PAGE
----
Wednesday, August 5, 2009
SEC proposals reveal what went wrong on Wall Street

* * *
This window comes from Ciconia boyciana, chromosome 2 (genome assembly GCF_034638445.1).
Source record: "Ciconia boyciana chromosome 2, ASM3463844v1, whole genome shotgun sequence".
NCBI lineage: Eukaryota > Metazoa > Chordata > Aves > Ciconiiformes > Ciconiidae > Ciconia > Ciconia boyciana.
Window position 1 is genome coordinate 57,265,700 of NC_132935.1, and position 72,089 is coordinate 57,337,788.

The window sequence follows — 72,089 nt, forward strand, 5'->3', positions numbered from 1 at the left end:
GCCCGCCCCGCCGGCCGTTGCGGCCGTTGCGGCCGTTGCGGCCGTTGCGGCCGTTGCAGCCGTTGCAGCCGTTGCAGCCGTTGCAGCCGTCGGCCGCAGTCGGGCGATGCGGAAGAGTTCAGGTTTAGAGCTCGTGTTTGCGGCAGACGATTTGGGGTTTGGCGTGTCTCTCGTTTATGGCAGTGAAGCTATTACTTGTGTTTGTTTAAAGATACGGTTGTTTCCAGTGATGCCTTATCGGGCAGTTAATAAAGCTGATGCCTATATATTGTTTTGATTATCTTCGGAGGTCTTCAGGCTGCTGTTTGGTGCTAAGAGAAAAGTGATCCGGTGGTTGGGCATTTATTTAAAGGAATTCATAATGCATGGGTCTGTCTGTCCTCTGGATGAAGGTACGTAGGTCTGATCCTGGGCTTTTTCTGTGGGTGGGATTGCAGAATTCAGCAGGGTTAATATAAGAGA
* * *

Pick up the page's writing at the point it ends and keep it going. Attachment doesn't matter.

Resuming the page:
A long list of plans revealed today by a top U.S. Securities and Exchange Commission official to expand regulatory oversight of financial markets -- increased examinations, stepped-up enforcement and more subpoenas to compel truth-telling -- sound great on paper. But the list raises a larger question that has not been answered, or even asked. What has the SEC been doing until now? The director of the SEC Enforcement Division, Robert Khuzami, announced the agency's plans Wednesday in a speech to the New York City Bar Association, according to the Reuters international news service. Khuzami, a former federal prosecutor who took over the SEC's oft-maligned Enforcement Division in March, said there would be a "general sense of renewed urgency" to find and stop wrongdoing in the financial markets like the reckless practices blamed for the recent meltdown. The SEC has been under fire for failing to identify and stop those practices, and also for failing to detect massive frauds, like the multibillion-dollar scheme run by Wall Street insider Bernard Madoff for decades. "No one has told me to bring more cases," Khuzami said, according to Reuters. "What they have told me is we need to be vigorous advocates for investors." But why would Khuzami have to be told to do that? Why wouldn't the SEC do that -- why wasn't the SEC doing that -- as a matter of course? Isn't that the agency's reason for being. The same idea applies to other changes now underway that Khuzami announced Wednesday. Khuzami said the SEC is creating new divisions to probe cases involving asset management, foreign corrupt practices, market abuses, municipal securities and public pensions, and structured products, Reuters said, and a new group has already been set up for abuses in the subprime mortgage market. Does that mean the SEC wasn't already doing these things? Khuzami's announcement of a new office to investigate complaints and tips also is cause for concern. It's nice that the agency plans to do this going forward, but what has it been doing? Did it really take a massive economic collapse and subsequent worldwide recession to convince the SEC that these steps were necessary? Doesn't anybody in Washington know how the game is played?